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State of Flow: Analysis of a Bach Fugue : BWV 952::journal

Analysis of a Bach Fugue : BWV 952

Lance Walton - Saturday October 15, 2011

Fugue is a process, not a form. So what is the gross structure of a fugue? What does it look like from a distance?

Having been an amateur and infrequent composer of mostly baroque music for the last 28 years, I think it’s about time I learned how to do it properly. Over the years I have read numerous books on harmony, counterpoint, form, etc. but I have never put in the hard work of doing the exercises presented in the book, and have always been content with reading the analyses of works presented.

Dissatisfied with continuing to be a musikant, I have started doing the exercises and performing some of my own analyses.

At the risk of encouraging some young, aspiring composer to be satisfied with reading rather than doing, I would like to present a part of one of my analyses here. I’m not going to present the majority of the detail because that would be too long, would reflect several areas in which I know I am weak, and thus would most likely be uninteresting to almost everybody else. Instead I will content myself with a brief discussion about the subject followed by an equally brief discourse on the overall structure.

The piece I have chosen is BWV 952, a 3-part keyboard fugue in C major. Here is a midi-rendition:

There are numerous recordings available on the web too.

For the purposes of analysis, I have produced a score with the parts separated out onto three staves. I have added various notes to this score to assist with my analysis.

The Subject

The subject of the fugue is one and a half bars long and consists of continuous semi-quaver movement.


This subject can be segmented into a number of motifs, which Bach makes use of later:

Motif A

Motif B

Motif C

Motif C clearly extends motif B. This causes me some consternation, since it suggests that we could exclude the motif B fragment (the first four notes) from motif C, leaving us with a smaller, third motif. The remaining four notes certainly could be used as counterpoint against the subject, and it would also make good episodic material. That Bach does not use it in either of those ways is interesting, and I believe I have an explanation.

Directing our attention to the notes falling only on the quaver parts of the beat, we see the following in the first and second instances of motif C (both occurring at the end of the subject, or course):

When motif B is presented first, there is a clear end due to the ascending leap of a fourth from E to A. When motif B appears as the first four notes of motif C, it is followed by stepwise motion upwards, and then a continuation of the general scalar motion downwards. Even in the original decorated form in which it is presented, my ear locks onto the strong scalar movement, smoothing over the ‘join’ between the first part represented by motif B and the second part.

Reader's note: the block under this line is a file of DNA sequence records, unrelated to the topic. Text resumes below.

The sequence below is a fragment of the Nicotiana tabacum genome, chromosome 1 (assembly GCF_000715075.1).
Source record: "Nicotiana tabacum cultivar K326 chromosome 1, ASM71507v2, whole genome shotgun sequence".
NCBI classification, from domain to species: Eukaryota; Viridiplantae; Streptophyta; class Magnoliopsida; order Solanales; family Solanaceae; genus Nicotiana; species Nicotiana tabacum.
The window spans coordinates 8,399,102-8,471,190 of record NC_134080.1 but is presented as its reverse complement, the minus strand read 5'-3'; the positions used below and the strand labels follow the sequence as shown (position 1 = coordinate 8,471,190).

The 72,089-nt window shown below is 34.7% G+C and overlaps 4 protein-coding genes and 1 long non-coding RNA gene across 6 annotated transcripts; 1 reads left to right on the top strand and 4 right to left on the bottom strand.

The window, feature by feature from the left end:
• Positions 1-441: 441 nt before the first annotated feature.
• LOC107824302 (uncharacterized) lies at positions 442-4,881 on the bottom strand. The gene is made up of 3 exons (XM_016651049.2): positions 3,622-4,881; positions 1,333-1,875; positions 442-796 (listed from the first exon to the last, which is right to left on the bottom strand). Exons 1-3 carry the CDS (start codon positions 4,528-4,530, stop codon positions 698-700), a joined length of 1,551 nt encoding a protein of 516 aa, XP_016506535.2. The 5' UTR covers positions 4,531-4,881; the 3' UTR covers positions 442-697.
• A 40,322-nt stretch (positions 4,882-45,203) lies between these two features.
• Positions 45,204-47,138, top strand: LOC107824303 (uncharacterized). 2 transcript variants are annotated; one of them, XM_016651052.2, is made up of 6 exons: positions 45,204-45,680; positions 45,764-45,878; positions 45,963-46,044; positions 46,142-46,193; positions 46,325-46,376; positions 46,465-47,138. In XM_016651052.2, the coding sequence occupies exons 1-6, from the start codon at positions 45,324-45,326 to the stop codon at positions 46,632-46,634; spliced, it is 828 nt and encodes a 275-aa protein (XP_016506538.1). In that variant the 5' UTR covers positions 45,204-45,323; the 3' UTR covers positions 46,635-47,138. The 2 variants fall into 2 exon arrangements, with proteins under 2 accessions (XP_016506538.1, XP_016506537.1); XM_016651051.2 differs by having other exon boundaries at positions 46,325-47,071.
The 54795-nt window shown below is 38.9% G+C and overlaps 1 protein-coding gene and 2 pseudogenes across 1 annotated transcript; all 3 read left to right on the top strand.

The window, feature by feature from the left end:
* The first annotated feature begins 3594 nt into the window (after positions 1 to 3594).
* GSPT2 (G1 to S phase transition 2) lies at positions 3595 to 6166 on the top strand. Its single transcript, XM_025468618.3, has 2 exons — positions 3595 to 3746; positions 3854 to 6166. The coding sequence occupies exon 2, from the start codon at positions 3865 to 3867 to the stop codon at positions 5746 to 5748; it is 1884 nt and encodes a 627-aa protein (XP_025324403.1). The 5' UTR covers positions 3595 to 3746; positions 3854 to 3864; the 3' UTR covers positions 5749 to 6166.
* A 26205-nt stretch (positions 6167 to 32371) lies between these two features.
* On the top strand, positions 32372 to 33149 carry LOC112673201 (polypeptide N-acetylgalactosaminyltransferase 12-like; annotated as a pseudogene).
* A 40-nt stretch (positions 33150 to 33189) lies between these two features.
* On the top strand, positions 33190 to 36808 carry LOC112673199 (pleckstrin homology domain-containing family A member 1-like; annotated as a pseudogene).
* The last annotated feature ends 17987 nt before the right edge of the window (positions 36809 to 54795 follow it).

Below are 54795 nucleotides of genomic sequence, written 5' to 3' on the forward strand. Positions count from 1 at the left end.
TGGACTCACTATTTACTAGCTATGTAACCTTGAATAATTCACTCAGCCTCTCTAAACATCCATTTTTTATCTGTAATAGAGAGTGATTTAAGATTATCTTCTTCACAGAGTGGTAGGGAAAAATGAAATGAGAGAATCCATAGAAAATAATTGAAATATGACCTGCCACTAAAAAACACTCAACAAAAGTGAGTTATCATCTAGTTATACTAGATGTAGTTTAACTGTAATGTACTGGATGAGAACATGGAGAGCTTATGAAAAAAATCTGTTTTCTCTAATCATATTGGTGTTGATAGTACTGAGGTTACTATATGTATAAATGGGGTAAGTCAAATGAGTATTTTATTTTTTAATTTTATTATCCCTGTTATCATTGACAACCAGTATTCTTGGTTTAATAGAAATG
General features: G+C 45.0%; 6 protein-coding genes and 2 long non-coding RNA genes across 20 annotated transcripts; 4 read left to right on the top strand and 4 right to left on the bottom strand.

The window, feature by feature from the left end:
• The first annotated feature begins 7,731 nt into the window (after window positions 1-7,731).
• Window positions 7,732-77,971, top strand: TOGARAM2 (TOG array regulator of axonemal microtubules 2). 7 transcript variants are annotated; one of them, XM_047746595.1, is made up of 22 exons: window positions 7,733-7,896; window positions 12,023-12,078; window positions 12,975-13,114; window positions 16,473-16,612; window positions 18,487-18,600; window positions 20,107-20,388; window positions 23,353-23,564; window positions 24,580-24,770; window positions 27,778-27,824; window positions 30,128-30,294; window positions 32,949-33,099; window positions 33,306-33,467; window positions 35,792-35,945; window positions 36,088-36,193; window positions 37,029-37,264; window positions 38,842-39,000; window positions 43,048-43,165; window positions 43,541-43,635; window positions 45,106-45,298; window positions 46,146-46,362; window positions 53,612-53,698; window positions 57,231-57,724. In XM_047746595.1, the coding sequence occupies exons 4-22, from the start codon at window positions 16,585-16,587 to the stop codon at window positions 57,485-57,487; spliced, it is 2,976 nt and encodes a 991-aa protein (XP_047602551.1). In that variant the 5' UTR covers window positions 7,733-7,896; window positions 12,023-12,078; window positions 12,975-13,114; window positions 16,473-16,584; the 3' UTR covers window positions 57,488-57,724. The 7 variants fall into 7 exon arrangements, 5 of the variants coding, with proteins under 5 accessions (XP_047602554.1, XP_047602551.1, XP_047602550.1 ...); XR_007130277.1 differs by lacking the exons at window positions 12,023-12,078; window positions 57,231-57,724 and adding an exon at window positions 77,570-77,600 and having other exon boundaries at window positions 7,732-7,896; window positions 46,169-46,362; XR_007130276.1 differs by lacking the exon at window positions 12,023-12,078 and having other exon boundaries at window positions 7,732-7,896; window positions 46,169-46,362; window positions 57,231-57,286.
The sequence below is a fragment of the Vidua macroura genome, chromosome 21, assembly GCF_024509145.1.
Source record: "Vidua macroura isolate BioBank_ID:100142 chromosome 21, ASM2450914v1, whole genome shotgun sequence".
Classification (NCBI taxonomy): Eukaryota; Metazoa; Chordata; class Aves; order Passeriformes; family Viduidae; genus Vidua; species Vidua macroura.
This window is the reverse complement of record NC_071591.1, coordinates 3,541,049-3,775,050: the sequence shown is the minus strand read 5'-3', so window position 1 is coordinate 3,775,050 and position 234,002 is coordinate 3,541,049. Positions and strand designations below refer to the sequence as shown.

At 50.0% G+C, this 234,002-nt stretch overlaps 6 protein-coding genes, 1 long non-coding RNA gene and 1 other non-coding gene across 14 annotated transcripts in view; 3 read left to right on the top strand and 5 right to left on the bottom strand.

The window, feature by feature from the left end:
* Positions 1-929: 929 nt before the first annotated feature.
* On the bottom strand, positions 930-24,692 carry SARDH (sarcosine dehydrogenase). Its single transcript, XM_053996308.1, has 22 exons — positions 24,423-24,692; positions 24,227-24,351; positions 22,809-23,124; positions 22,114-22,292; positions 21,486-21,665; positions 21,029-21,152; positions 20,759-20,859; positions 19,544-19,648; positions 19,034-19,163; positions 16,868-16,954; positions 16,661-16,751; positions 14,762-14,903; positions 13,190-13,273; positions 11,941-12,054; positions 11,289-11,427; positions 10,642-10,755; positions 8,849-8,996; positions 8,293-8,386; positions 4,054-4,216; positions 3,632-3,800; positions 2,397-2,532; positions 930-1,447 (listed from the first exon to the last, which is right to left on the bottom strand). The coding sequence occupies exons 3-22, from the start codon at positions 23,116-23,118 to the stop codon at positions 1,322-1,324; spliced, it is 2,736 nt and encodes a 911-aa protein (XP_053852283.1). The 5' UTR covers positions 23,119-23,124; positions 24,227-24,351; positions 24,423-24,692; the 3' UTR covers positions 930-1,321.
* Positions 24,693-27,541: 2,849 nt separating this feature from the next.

On a point of unity, this descending fourth outlined by motif C is an inverted and augmented version of the ascending fourth constituting motif A. This simplified form (of motif C) is used intensively throughout the fugue. Sometimes it is in the inverted form shown here, sometimes uninverted. Sometimes it is extended, and sometimes elided.

If this fugue is ‘about’ anything (apart from the subject itself, of course), it is about filled in, rising and descending fourths.

Overall Structure

One of the aspects of composition I struggle with is musical structures larger than a single phrase. In order to cast some light on this, I have prepared a schematic that you can see at the bottom of the page. The purpose of this schematic is to show a great deal of structural information in a single diagram.

The schematic is divided vertically into 6 sections. In each section, there are four thick horizontal bars.

The top three thick bars each have a thinner bar underneath. The thick bars categorises activity in each of the three voices (see the legend). The thin bars underneath each voice show when the voice is using some motivic material from the subject. Darker versions of the motif colours in the legend indicate a modified form of the motif (augmentation, inversion, etc.)

The fourth, thick bar at the bottom of each section indicates my estimation of the current tonal centre, relative to the home key. Upper case roman numerals indicate major keys and lower case roman numerals represent minor keys.

The schematic clearly shows the structure of entries (including two expositions), and episodes. Episodes are often made out of sequences using motivic material.

Of particular interest is the series of keys. There is a fairly firm, systematic movement to the dominant side of the home key.

The sequence of keys that the piece moves through is I V (I) ii vi iii IV I. The increasing tension that result from this is clearly felt when listening to the piece. Once the most extreme key of iii is reached, the next modulation is to IV, a close relative to the home key, but this time on the subdominant side. This dissipates a lot of the tension, and the subsequent return to the home key in the middle of the re-exposition gets us back onto firm ground.

  1. Mum    Sunday October 16, 2011

    Wonderful stuff. Both Bach’s work and your analysis, I don’t know how you find the time.